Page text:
It’s time to go beyond the hype and explore the possible scenarios of how AI and robotics might impact us – and what can be done now to ensure a positive outcome for humanity, says Rohit Talwar, co-author of ‘Beyond Genuine Stupidity – Ensuring AI Serves Humanity’.
Here Talwar looks at six jobs that are likely to be transformed or eliminated completely by the use AI and robotics by 2030.
- Policing – robots could perform tasks like crowd control and police drones could track and intercept criminals escaping from crime scenes. Autonomous police cars could undertake ultra-high-speed chases and then use either robots or drones to detain the occupants without risking human officers’ lives.
- Journalists – AI tools are already being used to gather, sort, analyse, interpret, and write the resulting reports and articles for online news sites and investment banks. This will extend to drone based robo-journos sent in to capture and report on the most dangerous situations around the world and to cover a far wider range of situations at far lower cost than dispatching humans to every ‘news scene’.
- Investment analysts, fund managers and traders – investment bots will have the capacity to analyse ever larger volumes of current and historic trading data, news, company updates, and market sector information in a fraction of a second to make investment decisions.
- Sales representatives – AI could become the personal shopper of the future – learning our desires and requirements and over time making purchases with less and less need to check in with us. Retail algorithms may offer recommendations drawing on vast databases of consumer preferences and our own shopping history and social media profiles. Shopping could become a task that no longer requires humans to allocate their precious time to do it. For those that still want a say in the process, it would be intertwined with other activities and may only take seconds to complete. For example, films and TV shows would offer the ability to click on an item being worn by an actor to order it. Self-driving devices and drones would then be able to deliver the purchase anytime and anywhere.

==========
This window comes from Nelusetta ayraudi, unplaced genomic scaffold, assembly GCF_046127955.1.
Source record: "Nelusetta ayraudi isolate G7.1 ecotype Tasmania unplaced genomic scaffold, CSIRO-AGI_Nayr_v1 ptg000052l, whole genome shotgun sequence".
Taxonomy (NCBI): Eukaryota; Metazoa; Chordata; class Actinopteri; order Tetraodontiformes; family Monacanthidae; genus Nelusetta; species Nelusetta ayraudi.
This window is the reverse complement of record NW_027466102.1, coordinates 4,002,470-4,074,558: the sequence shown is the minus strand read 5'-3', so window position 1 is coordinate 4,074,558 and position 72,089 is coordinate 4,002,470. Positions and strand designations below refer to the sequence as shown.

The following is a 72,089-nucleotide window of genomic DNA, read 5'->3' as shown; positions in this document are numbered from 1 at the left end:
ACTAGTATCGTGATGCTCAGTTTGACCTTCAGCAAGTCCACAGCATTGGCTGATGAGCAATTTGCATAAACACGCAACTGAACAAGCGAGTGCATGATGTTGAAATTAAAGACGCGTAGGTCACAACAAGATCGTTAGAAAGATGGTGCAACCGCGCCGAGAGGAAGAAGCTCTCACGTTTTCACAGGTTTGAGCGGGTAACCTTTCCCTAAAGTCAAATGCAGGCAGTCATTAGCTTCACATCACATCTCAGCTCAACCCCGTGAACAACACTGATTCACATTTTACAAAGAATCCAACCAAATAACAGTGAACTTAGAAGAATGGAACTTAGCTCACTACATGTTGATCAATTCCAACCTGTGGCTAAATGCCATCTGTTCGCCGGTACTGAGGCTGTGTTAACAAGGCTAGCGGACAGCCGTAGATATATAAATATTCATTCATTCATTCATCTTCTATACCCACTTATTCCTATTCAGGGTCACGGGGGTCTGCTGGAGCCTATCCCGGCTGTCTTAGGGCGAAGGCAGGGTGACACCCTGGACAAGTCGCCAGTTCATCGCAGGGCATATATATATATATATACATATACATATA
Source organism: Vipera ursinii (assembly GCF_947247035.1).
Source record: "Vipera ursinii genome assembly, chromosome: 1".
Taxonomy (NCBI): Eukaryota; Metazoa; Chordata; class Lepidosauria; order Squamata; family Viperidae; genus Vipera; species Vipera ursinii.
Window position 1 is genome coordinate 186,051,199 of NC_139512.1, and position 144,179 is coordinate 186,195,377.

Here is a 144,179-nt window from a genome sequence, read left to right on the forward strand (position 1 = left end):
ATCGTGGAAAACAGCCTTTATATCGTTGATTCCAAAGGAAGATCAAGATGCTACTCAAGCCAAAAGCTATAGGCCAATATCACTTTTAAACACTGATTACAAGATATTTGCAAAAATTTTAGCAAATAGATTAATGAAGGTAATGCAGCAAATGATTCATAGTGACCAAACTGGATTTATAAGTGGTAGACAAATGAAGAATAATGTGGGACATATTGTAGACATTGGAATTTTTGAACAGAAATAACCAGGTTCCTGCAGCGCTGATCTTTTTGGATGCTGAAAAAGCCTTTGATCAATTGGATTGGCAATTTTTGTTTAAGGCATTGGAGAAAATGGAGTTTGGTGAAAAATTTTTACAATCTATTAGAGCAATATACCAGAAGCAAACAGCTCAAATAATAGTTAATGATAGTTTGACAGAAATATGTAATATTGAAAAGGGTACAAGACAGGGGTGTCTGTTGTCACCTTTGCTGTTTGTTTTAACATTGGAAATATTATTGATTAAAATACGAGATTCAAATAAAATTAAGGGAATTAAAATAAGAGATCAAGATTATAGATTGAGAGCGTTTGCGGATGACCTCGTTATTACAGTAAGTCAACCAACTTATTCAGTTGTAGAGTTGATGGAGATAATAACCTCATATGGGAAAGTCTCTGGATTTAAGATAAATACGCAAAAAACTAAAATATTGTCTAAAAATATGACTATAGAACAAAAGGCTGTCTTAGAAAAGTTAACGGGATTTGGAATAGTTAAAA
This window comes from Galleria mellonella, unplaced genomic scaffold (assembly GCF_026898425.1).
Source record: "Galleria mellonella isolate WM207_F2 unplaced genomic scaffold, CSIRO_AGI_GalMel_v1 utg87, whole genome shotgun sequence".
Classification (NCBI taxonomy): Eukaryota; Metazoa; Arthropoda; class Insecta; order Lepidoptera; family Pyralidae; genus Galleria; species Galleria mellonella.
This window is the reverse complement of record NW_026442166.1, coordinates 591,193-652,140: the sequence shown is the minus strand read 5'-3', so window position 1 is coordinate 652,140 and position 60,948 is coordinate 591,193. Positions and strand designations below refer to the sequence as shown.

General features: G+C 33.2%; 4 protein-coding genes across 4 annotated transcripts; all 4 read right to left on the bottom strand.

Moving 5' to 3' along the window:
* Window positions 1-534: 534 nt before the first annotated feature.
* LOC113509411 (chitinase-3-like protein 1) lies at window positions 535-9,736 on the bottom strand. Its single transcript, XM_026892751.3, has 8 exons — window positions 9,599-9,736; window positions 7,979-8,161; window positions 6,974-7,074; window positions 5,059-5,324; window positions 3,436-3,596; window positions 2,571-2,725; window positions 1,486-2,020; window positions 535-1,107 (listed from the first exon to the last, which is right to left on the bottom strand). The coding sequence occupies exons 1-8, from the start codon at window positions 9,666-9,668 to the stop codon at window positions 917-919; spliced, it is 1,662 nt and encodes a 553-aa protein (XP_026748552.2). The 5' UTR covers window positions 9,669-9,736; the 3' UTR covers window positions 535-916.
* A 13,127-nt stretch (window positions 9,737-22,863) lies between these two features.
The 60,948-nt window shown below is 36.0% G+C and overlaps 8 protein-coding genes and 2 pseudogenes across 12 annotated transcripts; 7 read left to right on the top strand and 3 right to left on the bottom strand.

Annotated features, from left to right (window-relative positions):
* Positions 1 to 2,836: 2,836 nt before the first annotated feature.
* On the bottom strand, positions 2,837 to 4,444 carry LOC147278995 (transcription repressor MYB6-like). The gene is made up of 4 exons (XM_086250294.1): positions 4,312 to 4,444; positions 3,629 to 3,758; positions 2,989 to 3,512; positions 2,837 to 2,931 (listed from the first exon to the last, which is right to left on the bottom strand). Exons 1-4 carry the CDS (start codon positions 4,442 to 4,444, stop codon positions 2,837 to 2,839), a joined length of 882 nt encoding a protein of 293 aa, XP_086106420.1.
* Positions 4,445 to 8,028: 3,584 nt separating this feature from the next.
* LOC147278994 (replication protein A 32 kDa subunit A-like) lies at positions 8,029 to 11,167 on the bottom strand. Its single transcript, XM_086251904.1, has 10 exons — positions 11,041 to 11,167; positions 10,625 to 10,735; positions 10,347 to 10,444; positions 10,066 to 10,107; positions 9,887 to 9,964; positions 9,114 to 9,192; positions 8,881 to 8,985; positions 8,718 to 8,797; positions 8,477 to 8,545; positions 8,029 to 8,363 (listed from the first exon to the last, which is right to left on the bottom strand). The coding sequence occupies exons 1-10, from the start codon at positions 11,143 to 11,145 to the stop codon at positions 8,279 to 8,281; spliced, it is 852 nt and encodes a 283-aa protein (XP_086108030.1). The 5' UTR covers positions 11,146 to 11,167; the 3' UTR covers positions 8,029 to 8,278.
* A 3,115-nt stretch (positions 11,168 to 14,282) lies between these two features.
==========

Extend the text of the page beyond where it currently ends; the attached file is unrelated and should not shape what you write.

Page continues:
- Travel Agents – from holidays to business travel, AI could increasingly take on the end-to-end booking process. The applications would collate individual, family, and group / event travel preferences, search for options, design highly personalised itineraries, make reservations, and complete the payment on our behalf. Travel Agents may need to become application specialists; signposting the best apps for their clients. Other immersive technologies including augmented and virtual reality could provide opportunities for agents to provide a taster experience, allowing travellers to feel the bed linen, smell the bathroom fragrances, and taste the food from a hotel on the other side of the world as part of their client service.
- Customer service representatives – Chatbots are already making sales calls, helping customers make choices and solving callers’ problems across a wide range of industries. No mood swings, standardized quality, 24/7 availability and extensive and constantly updated and up to date knowledge are just a few of the benefits that AI promises to bring to customer service. However, there might still be delicate and complex issues that would be handled better with a human touch.
In addition, there are numerous ways we might anticipate jobs could evolve in the future. Opportunities might arise in areas such as personal trainers, care of the elderly, the performing arts, helping older workers learn about the new and disruptive technologies and possibly teachers / classroom facilitators if greater emphasis is placed on developing life skills in smaller-sized, face-to-face classes.
The industries of the future will also generate a significant volume of mainly graduate or master’s degree-level opportunities in everything from alternative energy and synthetic materials to human augmentation and driverless vehicles. As the world becomes increasingly tech-enabled, people might crave live experiences – which could drive a growth in opportunities in bars, restaurants, entertainment experiences, and live performers of all kinds.
Ultimately, today’s business leaders acknowledge that the robots are coming; it is just that we don’t know where they may have their biggest impacts or whether they will take, make or reboot the future of work.
ABOUT THE AUTHORS
Rohit Talwar, Steve Wells, Alexandra Whittington, Maria Romero, and April Koury are from Fast Future which publishes books from future thinkers around the world exploring how developments such as AI, robotics and disruptive thinking could impact individuals, society and business and create new trillion-dollar sectors. Two new books from Fast Future are: ‘Beyond Genuine Stupidity – Ensuring AI Serves Humanity’, published on 27th Nov, and ‘Future Transformations’, available in Dec. See: